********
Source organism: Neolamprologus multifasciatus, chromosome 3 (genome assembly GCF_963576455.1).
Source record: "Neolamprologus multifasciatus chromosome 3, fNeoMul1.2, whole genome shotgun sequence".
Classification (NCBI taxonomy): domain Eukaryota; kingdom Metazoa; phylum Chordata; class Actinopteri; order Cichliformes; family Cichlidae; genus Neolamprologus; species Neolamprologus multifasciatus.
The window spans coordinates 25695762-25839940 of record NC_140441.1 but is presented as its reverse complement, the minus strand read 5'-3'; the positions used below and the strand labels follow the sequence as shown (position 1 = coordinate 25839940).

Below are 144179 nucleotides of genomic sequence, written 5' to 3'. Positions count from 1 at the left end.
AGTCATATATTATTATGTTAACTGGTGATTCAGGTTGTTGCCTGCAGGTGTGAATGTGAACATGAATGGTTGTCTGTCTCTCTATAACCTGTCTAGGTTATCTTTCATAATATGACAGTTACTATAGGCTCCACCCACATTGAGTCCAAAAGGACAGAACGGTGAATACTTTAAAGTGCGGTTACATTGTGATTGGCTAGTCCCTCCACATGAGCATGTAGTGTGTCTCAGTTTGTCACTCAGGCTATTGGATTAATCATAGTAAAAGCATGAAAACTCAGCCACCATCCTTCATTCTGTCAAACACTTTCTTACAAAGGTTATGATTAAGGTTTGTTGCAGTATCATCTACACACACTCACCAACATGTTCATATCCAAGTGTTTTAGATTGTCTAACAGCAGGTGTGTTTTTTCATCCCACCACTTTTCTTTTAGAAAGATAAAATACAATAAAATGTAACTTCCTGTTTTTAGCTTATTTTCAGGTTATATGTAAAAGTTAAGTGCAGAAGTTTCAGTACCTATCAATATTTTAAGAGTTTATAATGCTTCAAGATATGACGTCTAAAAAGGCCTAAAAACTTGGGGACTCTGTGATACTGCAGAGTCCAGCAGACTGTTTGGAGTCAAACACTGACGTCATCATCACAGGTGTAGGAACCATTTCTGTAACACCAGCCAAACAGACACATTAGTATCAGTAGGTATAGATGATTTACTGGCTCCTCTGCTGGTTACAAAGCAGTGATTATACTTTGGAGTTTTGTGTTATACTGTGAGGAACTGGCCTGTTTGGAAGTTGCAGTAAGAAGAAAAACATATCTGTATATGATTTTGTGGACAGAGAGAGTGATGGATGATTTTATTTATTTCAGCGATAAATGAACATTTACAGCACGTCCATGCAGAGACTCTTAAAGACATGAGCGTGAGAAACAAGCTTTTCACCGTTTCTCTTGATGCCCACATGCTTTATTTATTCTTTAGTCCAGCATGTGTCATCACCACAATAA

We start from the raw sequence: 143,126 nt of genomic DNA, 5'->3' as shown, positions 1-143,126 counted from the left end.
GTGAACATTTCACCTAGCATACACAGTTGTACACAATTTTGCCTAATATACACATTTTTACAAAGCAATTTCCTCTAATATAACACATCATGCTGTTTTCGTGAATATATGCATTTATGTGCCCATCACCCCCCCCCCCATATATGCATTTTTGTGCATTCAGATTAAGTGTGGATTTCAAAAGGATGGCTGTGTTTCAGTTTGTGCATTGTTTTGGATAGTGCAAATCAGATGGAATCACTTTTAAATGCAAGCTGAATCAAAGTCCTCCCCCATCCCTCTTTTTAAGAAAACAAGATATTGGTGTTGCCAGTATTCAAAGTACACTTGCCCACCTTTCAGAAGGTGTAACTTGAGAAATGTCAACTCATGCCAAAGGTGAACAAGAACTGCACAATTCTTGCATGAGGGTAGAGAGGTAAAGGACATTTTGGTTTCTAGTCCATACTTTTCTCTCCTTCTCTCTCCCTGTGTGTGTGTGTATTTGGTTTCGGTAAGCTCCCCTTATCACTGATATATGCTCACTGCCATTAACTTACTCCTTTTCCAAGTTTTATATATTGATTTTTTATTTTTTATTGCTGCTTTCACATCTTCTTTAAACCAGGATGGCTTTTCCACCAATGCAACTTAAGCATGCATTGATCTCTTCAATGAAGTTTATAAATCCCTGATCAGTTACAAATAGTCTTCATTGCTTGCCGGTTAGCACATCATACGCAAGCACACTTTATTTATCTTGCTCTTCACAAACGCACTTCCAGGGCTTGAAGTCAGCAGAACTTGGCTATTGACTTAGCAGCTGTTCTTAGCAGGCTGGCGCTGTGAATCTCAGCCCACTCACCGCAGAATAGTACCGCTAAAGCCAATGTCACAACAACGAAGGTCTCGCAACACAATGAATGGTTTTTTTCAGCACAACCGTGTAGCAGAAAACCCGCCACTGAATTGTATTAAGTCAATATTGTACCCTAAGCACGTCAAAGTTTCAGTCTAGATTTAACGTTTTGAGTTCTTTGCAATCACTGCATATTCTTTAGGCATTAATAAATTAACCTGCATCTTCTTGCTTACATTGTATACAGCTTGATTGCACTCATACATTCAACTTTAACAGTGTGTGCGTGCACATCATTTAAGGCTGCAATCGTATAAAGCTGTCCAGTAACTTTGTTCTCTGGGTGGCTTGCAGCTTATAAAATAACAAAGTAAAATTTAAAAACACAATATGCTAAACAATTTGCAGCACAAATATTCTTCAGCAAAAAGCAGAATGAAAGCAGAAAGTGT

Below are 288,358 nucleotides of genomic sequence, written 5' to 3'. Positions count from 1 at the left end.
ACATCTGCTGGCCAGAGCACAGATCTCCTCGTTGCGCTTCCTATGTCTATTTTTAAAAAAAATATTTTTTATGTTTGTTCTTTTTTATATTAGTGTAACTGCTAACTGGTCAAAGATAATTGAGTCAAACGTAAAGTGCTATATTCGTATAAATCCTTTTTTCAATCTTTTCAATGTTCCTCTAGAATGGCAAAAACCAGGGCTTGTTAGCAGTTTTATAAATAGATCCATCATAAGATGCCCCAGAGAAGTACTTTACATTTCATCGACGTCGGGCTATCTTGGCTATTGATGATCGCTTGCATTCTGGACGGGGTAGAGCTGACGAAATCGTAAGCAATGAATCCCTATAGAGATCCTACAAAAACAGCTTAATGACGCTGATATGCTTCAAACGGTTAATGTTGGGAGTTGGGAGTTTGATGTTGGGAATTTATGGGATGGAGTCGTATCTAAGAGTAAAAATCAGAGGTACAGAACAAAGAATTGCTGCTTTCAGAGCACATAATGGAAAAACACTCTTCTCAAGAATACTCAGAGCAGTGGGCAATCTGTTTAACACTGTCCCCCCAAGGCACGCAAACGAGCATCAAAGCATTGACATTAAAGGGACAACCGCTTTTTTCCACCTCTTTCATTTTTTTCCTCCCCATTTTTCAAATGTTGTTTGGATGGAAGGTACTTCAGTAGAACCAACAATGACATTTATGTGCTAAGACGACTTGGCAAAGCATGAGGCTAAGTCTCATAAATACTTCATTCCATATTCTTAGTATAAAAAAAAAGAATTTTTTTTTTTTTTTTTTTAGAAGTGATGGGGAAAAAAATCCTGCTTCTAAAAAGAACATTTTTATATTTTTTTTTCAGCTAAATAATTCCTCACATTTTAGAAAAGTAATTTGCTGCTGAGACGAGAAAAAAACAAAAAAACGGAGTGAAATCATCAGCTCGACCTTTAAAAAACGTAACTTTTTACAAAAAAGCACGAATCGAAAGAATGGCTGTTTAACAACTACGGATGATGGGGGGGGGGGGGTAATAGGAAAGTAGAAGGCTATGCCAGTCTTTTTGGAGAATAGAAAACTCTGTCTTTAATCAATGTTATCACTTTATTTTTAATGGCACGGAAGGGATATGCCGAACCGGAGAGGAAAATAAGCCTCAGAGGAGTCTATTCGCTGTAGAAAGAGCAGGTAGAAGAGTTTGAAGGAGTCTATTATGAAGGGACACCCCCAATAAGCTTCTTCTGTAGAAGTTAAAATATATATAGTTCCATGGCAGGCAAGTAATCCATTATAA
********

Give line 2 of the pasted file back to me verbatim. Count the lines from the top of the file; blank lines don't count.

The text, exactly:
Source record: "Neolamprologus multifasciatus chromosome 3, fNeoMul1.2, whole genome shotgun sequence".